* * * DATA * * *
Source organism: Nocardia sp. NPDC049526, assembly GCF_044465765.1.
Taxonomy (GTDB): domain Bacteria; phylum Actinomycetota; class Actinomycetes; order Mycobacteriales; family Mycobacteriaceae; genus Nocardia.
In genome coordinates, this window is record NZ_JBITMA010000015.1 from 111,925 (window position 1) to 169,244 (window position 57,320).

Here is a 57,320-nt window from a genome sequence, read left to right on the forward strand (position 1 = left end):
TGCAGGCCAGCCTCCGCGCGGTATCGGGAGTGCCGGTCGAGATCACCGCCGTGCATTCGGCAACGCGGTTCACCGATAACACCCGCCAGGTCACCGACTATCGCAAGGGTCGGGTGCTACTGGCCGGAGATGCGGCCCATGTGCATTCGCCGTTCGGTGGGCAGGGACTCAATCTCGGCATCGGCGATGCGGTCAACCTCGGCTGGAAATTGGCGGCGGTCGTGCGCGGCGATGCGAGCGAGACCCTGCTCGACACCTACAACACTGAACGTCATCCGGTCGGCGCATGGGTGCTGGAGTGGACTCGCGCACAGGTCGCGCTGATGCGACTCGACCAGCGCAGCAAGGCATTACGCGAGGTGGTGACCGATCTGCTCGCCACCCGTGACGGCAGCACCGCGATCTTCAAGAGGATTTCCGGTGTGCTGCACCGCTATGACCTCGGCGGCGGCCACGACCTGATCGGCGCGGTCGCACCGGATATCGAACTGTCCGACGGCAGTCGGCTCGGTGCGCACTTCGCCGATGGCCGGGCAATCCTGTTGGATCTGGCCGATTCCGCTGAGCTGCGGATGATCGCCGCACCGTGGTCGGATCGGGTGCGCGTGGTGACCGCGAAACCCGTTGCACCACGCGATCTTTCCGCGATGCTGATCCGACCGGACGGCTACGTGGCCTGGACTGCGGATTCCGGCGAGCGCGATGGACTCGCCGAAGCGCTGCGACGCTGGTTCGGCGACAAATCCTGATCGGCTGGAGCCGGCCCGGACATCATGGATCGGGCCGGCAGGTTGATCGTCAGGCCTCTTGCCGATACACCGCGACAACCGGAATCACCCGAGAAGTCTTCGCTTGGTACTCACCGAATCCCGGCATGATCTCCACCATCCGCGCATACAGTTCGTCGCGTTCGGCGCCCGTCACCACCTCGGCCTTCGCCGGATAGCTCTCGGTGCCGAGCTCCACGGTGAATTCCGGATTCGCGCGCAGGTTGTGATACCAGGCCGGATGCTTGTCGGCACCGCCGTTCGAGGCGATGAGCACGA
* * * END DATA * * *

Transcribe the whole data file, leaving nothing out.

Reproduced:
Source organism: Nocardia sp. NPDC049526, assembly GCF_044465765.1.
Taxonomy (GTDB): domain Bacteria; phylum Actinomycetota; class Actinomycetes; order Mycobacteriales; family Mycobacteriaceae; genus Nocardia.
In genome coordinates, this window is record NZ_JBITMA010000015.1 from 111,925 (window position 1) to 169,244 (window position 57,320).

Here is a 57,320-nt window from a genome sequence, read left to right on the forward strand (position 1 = left end):
TGCAGGCCAGCCTCCGCGCGGTATCGGGAGTGCCGGTCGAGATCACCGCCGTGCATTCGGCAACGCGGTTCACCGATAACACCCGCCAGGTCACCGACTATCGCAAGGGTCGGGTGCTACTGGCCGGAGATGCGGCCCATGTGCATTCGCCGTTCGGTGGGCAGGGACTCAATCTCGGCATCGGCGATGCGGTCAACCTCGGCTGGAAATTGGCGGCGGTCGTGCGCGGCGATGCGAGCGAGACCCTGCTCGACACCTACAACACTGAACGTCATCCGGTCGGCGCATGGGTGCTGGAGTGGACTCGCGCACAGGTCGCGCTGATGCGACTCGACCAGCGCAGCAAGGCATTACGCGAGGTGGTGACCGATCTGCTCGCCACCCGTGACGGCAGCACCGCGATCTTCAAGAGGATTTCCGGTGTGCTGCACCGCTATGACCTCGGCGGCGGCCACGACCTGATCGGCGCGGTCGCACCGGATATCGAACTGTCCGACGGCAGTCGGCTCGGTGCGCACTTCGCCGATGGCCGGGCAATCCTGTTGGATCTGGCCGATTCCGCTGAGCTGCGGATGATCGCCGCACCGTGGTCGGATCGGGTGCGCGTGGTGACCGCGAAACCCGTTGCACCACGCGATCTTTCCGCGATGCTGATCCGACCGGACGGCTACGTGGCCTGGACTGCGGATTCCGGCGAGCGCGATGGACTCGCCGAAGCGCTGCGACGCTGGTTCGGCGACAAATCCTGATCGGCTGGAGCCGGCCCGGACATCATGGATCGGGCCGGCAGGTTGATCGTCAGGCCTCTTGCCGATACACCGCGACAACCGGAATCACCCGAGAAGTCTTCGCTTGGTACTCACCGAATCCCGGCATGATCTCCACCATCCGCGCATACAGTTCGTCGCGTTCGGCGCCCGTCACCACCTCGGCCTTCGCCGGATAGCTCTCGGTGCCGAGCTCCACGGTGAATTCCGGATTCGCGCGCAGGTTGTGATACCAGGCCGGATGCTTGTCGGCACCGCCGTTCGAGGCGATGAGCACGA